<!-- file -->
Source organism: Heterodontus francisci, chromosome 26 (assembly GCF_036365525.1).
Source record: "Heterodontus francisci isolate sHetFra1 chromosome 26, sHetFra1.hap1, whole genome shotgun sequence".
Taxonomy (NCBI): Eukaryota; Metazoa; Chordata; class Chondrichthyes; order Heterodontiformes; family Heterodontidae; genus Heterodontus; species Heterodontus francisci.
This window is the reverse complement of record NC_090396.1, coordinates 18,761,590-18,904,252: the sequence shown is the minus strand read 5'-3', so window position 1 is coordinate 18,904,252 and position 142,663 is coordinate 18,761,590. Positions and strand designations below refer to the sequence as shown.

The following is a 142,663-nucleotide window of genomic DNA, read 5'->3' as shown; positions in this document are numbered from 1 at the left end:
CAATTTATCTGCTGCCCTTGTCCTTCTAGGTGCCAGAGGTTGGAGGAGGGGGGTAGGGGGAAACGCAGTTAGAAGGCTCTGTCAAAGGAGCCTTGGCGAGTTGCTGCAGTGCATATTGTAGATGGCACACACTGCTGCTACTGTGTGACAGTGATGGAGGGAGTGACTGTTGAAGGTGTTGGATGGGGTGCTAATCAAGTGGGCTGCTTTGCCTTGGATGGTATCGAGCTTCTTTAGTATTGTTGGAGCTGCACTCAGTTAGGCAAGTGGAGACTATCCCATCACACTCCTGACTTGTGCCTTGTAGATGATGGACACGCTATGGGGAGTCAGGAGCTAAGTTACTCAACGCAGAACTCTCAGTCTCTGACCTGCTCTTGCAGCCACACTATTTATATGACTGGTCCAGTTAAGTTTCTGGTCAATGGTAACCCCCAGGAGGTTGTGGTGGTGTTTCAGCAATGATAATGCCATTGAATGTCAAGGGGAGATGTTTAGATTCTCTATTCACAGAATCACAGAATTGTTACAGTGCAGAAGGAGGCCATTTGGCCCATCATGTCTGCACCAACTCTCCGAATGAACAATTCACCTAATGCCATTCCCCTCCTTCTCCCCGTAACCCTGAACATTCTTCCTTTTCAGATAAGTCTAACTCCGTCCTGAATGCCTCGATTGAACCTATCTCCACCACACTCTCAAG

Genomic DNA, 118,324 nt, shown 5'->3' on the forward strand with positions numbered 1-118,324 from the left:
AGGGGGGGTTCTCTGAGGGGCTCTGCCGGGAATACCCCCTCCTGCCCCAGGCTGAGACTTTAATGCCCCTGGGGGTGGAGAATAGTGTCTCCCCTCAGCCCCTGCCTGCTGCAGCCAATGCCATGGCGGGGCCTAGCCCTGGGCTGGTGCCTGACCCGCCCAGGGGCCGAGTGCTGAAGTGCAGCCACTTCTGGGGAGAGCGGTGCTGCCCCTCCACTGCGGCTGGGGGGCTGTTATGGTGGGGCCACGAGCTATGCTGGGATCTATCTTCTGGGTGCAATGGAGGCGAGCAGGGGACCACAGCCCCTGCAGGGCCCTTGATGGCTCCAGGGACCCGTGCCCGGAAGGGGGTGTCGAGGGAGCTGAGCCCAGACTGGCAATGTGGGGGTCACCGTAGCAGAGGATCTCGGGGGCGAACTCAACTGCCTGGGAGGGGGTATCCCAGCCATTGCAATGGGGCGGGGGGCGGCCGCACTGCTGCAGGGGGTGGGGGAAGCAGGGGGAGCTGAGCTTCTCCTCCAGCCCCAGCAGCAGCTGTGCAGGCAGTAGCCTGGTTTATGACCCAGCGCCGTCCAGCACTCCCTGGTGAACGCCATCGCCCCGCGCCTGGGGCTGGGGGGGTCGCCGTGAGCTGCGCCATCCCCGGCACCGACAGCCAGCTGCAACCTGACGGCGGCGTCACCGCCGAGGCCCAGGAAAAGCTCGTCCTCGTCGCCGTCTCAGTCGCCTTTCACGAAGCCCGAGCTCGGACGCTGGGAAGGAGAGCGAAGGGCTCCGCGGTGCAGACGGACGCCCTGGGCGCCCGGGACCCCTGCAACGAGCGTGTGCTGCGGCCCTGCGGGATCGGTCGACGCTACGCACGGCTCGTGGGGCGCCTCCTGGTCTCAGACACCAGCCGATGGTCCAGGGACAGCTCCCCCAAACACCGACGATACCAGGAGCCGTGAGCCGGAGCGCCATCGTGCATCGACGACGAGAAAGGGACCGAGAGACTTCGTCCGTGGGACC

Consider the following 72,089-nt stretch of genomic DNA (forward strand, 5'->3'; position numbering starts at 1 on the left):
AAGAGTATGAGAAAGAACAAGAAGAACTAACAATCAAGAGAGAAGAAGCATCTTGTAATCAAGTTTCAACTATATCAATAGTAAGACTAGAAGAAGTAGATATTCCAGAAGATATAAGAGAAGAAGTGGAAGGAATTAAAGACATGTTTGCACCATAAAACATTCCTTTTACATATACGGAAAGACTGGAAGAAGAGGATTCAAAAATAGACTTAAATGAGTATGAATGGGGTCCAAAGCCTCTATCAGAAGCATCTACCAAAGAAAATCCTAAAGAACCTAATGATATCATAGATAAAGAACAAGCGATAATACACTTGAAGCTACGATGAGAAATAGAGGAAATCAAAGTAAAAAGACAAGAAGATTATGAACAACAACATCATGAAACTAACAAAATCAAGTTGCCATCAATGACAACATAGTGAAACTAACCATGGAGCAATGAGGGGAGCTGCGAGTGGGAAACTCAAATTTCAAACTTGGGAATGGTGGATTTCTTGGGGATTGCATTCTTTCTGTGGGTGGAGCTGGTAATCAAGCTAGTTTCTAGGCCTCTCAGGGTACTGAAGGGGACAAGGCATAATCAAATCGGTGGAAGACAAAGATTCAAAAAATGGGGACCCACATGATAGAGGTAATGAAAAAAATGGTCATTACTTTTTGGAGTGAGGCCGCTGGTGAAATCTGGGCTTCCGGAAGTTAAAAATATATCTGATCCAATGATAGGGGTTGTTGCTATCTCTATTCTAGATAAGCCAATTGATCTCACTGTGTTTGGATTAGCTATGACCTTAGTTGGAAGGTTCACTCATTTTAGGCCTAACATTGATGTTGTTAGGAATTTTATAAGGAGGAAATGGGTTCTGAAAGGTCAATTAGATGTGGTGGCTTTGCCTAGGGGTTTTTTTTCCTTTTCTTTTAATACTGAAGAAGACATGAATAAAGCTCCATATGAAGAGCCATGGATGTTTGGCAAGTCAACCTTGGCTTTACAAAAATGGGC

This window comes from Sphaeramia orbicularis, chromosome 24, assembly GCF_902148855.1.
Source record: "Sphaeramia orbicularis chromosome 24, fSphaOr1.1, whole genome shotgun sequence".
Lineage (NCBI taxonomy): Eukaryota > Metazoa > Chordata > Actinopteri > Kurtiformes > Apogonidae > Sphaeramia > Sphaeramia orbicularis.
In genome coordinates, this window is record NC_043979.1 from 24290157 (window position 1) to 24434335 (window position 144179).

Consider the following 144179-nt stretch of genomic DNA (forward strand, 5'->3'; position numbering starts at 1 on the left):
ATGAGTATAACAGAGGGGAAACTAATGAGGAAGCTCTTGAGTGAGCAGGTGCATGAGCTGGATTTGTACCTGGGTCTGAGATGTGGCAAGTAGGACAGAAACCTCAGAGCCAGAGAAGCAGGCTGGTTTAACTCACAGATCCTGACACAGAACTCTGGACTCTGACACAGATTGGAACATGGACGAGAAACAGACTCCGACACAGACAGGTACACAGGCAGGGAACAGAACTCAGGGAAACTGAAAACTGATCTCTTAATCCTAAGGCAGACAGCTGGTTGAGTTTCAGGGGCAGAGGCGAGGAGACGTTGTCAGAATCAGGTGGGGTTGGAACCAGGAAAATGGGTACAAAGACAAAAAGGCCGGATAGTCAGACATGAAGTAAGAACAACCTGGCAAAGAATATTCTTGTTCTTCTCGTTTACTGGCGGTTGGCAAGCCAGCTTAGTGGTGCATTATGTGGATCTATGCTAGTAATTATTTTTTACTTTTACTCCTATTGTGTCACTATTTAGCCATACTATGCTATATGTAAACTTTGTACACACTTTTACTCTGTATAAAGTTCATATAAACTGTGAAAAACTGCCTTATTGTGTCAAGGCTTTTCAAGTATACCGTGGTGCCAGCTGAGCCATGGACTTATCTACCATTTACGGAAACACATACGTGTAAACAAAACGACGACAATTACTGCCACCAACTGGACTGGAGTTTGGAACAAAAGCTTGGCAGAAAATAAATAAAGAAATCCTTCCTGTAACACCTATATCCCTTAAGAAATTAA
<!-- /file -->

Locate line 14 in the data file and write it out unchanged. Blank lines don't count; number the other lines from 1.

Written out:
In genome coordinates, this window is record NC_043979.1 from 24290157 (window position 1) to 24434335 (window position 144179).